Having 20/20 vision has long been everybody’s goal, but for many adults, it’s not a reality. In addition to imperfect vision, there are a host of other age-related maladies that can occur, including macular degeneration (AMD), glaucoma, dry eye disease, cataracts, and other eye health issues. Older adults, in particular, are at risk for AMD and may benefit from a supplement for eye health. Those who don’t consume a well-rounded diet rich in key nutrients for eye health may also benefit from supplementation, says Amy Shapiro MS, RD.
There are some nutrients that are especially important when it comes to eye health: antioxidants, vitamin A, vitamin C, omega-3 fatty acids, zinc, and vitamin E. Antioxidants help counter free radicals, vitamin A helps protect against night blindness, and omega-3 fatty acids reduce inflammation, to name a few benefits. Many supplements marketed for eye health contain a combination of these nutrients.
When selecting an eye health supplement, it’s important to consider whether you get enough of these nutrients from food alone, so you can pick a supplement that fills any nutrient gaps in your diet. It’s also important to consider the ingredients and select an appropriate dosage for you with the guidance of a trusted healthcare professional. For example, if you have AMD, then an AREDS2 (Age-Related Eye Disease Study 2) supplement is a research-backed formula to prevent the progression of the disease. To select our top picks, we spoke with registered dietitians and ophthalmologists about what to look for in an eye health supplement and their favorite products.
Our team of registered dietitians reviews and evaluates every supplement we recommend according to our dietary supplement methodology. From there, a registered dietitian on our Medical Expert Board reviews each article for scientific accuracy. Always speak with a healthcare professional before adding a supplement to your routine to ensure that the supplement is appropriate for your individual needs and which dosage to take.
Ocuvite Eye Vitamin and Mineral Supplement
Ocuvite’s Eye Vitamin & Mineral Supplement is widely available and contains key vitamins for eye health—vitamins A, C, E, and lutein. It also has zinc, selenium, and copper. Vitamins C, E, lutein, zinc, and copper are components of AREDS and AREDS2 supplements, which have been shown to reduce the advancement of AMD. Brian M. DeBroff, MD, FACS, chief of ophthalmology at Bridgeport Hospital, explains vitamin A is an important component of rhodopsin, a protein that helps the retina function in low light conditions. A deficiency in vitamin A can lead to night blindness or dry eye syndrome.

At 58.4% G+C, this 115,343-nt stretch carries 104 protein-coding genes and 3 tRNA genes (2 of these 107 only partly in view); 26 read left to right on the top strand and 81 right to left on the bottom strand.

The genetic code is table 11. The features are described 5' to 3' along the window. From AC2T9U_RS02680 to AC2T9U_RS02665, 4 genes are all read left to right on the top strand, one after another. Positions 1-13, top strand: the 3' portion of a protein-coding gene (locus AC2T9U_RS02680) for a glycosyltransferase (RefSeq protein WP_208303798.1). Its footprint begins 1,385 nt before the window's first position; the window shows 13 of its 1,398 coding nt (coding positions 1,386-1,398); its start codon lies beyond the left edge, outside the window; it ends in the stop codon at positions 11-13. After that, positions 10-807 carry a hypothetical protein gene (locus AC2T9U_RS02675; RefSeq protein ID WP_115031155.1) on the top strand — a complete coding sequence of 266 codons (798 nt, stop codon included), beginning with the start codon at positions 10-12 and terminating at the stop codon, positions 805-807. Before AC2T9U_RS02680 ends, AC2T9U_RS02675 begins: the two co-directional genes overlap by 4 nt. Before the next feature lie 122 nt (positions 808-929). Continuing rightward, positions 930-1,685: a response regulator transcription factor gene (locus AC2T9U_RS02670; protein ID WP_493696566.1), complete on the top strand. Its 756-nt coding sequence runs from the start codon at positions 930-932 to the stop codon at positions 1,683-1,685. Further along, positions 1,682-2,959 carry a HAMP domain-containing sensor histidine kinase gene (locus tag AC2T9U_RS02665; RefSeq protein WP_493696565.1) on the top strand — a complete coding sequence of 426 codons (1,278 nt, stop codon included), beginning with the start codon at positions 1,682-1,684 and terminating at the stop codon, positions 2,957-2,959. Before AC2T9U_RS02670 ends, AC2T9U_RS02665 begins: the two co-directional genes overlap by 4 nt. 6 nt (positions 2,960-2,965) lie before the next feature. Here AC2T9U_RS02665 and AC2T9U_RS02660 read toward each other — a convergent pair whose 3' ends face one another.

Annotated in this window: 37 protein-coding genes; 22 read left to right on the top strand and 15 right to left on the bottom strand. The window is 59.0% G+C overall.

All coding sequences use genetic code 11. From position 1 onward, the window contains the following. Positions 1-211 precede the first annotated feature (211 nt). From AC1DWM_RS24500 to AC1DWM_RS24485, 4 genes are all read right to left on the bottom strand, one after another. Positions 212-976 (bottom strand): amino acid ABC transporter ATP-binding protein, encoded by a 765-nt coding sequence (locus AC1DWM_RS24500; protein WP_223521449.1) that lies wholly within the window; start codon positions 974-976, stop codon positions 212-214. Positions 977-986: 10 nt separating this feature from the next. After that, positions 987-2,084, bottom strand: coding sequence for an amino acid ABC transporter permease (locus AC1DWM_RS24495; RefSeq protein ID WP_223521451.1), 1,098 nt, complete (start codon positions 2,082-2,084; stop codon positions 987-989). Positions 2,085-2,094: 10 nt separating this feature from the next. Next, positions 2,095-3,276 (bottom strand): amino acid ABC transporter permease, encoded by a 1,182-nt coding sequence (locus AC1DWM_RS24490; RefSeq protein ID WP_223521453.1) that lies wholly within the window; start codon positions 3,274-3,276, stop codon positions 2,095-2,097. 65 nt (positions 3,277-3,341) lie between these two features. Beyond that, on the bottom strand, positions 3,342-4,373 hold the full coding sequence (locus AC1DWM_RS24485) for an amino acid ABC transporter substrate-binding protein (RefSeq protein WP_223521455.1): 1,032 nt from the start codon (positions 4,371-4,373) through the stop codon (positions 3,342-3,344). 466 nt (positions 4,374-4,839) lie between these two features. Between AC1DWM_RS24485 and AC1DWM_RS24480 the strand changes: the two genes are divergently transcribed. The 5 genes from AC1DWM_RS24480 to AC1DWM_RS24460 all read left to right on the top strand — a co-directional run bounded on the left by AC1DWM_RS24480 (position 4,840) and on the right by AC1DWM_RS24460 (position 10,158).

Selenium is thought to play a role in dry eye disease (DED) partly because in DED, there are fewer selenium-transport proteins in tears which could contribute to oxidative stress. So, selenium supplementation has the potential to improve symptoms of DED.
Krystal Dunham, MS, RDN, LD, recommends this supplement because it’s easy to find and affordable. Plus, there are variations of this product geared towards different age groups and eye conditions. For example, Ocuvite has a supplement for adults 50+ that also has vitamin D, omega-3 fatty acids, and zeaxanthin. That may be a better option for those with AMD since it is closer to the AREDS/AREDS2 formula.
Form: Vitamins A, C, and E, zinc, selenium, copper, lutein | Type: Tablet | Dose: One tablet | Servings Per Container: 240 | Third-Party Certified: No
NOW Supplements, Ocu Support with FloraGLO Lutein
NOW’s Ocu Support Clinical Strength Veg Capsules are another supplement recommended by Dunham. She recommends these because of their lutein and zeaxanthin content and the fact that they’re easy to swallow, don’t have an unpleasant aftertaste, and they’re third-party tested.
Besides lutein and zeaxanthin, they include the antioxidants vitamins C and E, plus more ingredients with antioxidant properties—green tea extract, rutin powder, and bilberry extract. Dr. DeBroff says that free radicals resulting from oxidative damage are key factors in cataract development and macular degeneration, so antioxidants may help prevent these eye conditions, especially vitamins C and E.
Similar to our best overall pick, Ocuvite’s Eye Vitamin & Mineral Supplement, this product also has selenium and zinc, which Dr. DeBroff says helps maintain the health of the retina, cell membranes, and protein structures of the eye.
Finally, this supplement also has N-acetyl cysteine, which has evidence-backed benefits to eye health with topical use, but more research is necessary to support the benefits of taking it orally. Additionally, it is important to note that some of the herbal ingredients in this supplement may interact with certain medications and may not be suitable for all.